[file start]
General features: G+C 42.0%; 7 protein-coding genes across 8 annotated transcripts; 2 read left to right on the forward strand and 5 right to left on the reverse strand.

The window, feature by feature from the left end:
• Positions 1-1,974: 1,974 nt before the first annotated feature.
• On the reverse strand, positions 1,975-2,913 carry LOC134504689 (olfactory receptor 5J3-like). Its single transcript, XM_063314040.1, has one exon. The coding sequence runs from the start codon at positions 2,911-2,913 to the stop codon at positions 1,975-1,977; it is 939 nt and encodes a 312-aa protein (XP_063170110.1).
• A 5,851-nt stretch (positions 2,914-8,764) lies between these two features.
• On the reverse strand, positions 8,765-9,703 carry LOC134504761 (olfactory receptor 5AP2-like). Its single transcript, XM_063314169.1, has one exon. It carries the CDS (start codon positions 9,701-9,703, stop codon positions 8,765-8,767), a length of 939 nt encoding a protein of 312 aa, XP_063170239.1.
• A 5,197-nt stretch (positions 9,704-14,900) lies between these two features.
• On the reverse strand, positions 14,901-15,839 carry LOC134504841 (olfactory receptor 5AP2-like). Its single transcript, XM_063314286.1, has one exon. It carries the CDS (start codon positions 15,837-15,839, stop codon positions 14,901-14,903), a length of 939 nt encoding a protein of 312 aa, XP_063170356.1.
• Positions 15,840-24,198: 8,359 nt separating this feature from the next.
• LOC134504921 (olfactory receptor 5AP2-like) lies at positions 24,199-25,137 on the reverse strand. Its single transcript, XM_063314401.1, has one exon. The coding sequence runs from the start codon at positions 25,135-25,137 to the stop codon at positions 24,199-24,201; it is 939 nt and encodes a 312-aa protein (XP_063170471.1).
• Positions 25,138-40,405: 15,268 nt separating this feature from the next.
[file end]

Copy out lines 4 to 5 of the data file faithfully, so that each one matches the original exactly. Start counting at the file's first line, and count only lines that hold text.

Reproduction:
• On the reverse strand, positions 1,975-2,913 carry LOC134504689 (olfactory receptor 5J3-like). Its single transcript, XM_063314040.1, has one exon. The coding sequence runs from the start codon at positions 2,911-2,913 to the stop codon at positions 1,975-1,977; it is 939 nt and encodes a 312-aa protein (XP_063170110.1).
• A 5,851-nt stretch (positions 2,914-8,764) lies between these two features.